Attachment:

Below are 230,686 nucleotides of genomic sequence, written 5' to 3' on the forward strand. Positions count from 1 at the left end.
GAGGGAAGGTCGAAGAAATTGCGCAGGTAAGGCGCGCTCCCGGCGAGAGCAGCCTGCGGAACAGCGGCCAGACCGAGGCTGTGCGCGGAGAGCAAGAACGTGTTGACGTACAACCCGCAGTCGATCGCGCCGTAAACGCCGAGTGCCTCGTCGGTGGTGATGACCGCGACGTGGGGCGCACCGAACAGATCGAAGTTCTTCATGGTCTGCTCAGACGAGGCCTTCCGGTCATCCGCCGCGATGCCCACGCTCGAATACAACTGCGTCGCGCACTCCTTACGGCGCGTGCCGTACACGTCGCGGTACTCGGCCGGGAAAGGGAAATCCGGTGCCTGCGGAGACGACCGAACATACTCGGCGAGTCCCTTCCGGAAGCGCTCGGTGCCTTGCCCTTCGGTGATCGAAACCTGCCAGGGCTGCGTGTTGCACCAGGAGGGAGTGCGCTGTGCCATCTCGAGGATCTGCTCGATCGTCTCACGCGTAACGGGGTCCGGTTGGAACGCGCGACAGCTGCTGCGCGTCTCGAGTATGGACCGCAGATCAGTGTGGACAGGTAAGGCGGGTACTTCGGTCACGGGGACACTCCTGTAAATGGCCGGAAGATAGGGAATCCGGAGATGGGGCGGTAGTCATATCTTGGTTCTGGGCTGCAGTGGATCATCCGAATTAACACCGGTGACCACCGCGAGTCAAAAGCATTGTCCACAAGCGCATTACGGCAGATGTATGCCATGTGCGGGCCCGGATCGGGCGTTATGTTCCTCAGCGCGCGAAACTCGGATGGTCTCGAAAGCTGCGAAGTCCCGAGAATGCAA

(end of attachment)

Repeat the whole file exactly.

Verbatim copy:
Below are 230,686 nucleotides of genomic sequence, written 5' to 3' on the forward strand. Positions count from 1 at the left end.
GAGGGAAGGTCGAAGAAATTGCGCAGGTAAGGCGCGCTCCCGGCGAGAGCAGCCTGCGGAACAGCGGCCAGACCGAGGCTGTGCGCGGAGAGCAAGAACGTGTTGACGTACAACCCGCAGTCGATCGCGCCGTAAACGCCGAGTGCCTCGTCGGTGGTGATGACCGCGACGTGGGGCGCACCGAACAGATCGAAGTTCTTCATGGTCTGCTCAGACGAGGCCTTCCGGTCATCCGCCGCGATGCCCACGCTCGAATACAACTGCGTCGCGCACTCCTTACGGCGCGTGCCGTACACGTCGCGGTACTCGGCCGGGAAAGGGAAATCCGGTGCCTGCGGAGACGACCGAACATACTCGGCGAGTCCCTTCCGGAAGCGCTCGGTGCCTTGCCCTTCGGTGATCGAAACCTGCCAGGGCTGCGTGTTGCACCAGGAGGGAGTGCGCTGTGCCATCTCGAGGATCTGCTCGATCGTCTCACGCGTAACGGGGTCCGGTTGGAACGCGCGACAGCTGCTGCGCGTCTCGAGTATGGACCGCAGATCAGTGTGGACAGGTAAGGCGGGTACTTCGGTCACGGGGACACTCCTGTAAATGGCCGGAAGATAGGGAATCCGGAGATGGGGCGGTAGTCATATCTTGGTTCTGGGCTGCAGTGGATCATCCGAATTAACACCGGTGACCACCGCGAGTCAAAAGCATTGTCCACAAGCGCATTACGGCAGATGTATGCCATGTGCGGGCCCGGATCGGGCGTTATGTTCCTCAGCGCGCGAAACTCGGATGGTCTCGAAAGCTGCGAAGTCCCGAGAATGCAA